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Pure Friendship for Individuals with Special Needs
Esther Leung

7 Ways to Involve Grandparents in the Life of your Child with Special Needs

Every grandparent looks forward to the relationship that will develop with his or her grandchild. No matter where your child is developmentally or what their learning needs are, the need for loving and caring adults in his/her life will always be an inherent need. Grandparents can play a key role in supporting you and your child’s life.  If they are tentative because of your child’s diagnosis or learning needs, it may be that they are uncomfortable or not sure how they can best support your family. Here are some ideas for how to include the grandparents in you and your child’s life:

1. Invite grandparents to the therapy sessions that your child attends

It gives them a better understanding on the goals and strategies that your child is learning.  Therapists can also take the time to explain what and why certain techniques are used with your child.  It might be a sensitive topic if you are telling your parents or in-laws what to do with your child.  Seeing and hearing the information from a third party may help with some of the conversations. If grandparents become comfortable with your child and the treatment centre, grandparents can take your child to sessions, on days that you are not able to.

2. Keep in mind culture

If your parents speak another language, ask your therapists if there is information about your child’s diagnosis and interventions translated into other languages.Keep in mind, in some cultures, certain diagnosis and interventions are not well known, so this is new knowledge for them as well.

3. Keep grandparents informed on your child's interest

When it comes time for holidays, birthdays and presents-just-because-grandma/grandpa-can, let your parents and in-laws know about your child’s interests, developmental toys, or equipment needs that have been suggested by teachers and therapists. They get to spoil them with items that can be helpful with their development.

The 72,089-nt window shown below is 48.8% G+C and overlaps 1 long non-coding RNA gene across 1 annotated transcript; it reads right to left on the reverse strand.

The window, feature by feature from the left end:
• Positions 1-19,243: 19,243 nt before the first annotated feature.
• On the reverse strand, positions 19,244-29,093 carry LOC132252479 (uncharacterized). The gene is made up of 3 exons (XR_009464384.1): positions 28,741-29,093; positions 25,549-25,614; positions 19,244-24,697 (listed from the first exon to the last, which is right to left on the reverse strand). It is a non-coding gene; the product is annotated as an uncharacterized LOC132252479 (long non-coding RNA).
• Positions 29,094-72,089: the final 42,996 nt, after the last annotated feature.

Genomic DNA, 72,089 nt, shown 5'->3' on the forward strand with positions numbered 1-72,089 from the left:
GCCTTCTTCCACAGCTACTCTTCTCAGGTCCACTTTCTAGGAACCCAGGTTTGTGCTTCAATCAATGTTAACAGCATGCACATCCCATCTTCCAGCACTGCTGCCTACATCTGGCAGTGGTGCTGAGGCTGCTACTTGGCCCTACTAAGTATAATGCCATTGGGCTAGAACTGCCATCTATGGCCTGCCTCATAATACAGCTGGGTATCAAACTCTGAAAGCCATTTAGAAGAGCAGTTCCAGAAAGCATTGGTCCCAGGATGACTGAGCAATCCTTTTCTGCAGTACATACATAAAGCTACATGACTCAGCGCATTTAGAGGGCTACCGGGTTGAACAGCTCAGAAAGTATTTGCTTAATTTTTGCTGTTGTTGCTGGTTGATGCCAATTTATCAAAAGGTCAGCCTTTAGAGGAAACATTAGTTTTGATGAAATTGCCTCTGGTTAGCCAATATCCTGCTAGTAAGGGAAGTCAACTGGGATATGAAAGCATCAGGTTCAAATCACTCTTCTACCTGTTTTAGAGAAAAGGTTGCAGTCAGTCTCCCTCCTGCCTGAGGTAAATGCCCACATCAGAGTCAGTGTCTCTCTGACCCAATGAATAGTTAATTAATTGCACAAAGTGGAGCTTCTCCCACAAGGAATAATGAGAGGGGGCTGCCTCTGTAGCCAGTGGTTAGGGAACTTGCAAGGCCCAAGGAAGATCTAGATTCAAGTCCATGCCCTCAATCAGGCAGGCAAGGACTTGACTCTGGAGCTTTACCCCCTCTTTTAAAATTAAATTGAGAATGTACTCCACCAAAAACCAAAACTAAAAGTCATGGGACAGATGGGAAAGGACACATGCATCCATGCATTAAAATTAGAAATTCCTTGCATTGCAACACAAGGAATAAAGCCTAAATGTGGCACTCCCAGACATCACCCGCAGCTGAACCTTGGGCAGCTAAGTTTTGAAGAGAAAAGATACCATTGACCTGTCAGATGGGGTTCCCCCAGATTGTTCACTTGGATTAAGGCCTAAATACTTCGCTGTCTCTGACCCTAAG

4. Think about ways your parents and in-laws can share in special activities and games together

Build this into regular routines, so this is something that your child and grandparents both can look forward to their times together. It can be simple activities: having snack together, going to the park or watching a favorite show together.

5. Bring familiar toys to visits

When visiting grandparents’ homes, bring familiar toys and activities for your child to play with, so they feel comfortable during visits and stays there. If you are staying overnight, do some planning to see if they can have space for extra equipment or familiar items that will help your child feel more comfortable.

6.  Don't take it too personally

Try not to take what they say too personally if they get involved or give their opinions.  They are speaking from their own life experiences, which are influenced by cultural and social norms of their generation, which may be very different from the world we live in today.  They are also your parents, so in their own way, they are trying to help in the ways that they know how and they may also have to go through their own acceptance process regarding your child’s needs.

7. Share all of your experiences with them

Share photos and videos of the milestones and experiences that your child experiences.  Grandparents love to share and celebrate all the things that their grandchildren are doing.  If you celebrate it, they will too. How do your parents participate in your child's life? We would love to hear about it, tell us in the comments below.

WRITTEN ON March 17, 2014 BY:

Esther Leung

Esther Leung is a special needs consultant who has worked with children, youth and families. She has 15 years of experience in a variety of settings including homes, childcare, schools and recreational settings. She now lives in Chicago with her husband and 2 young boys.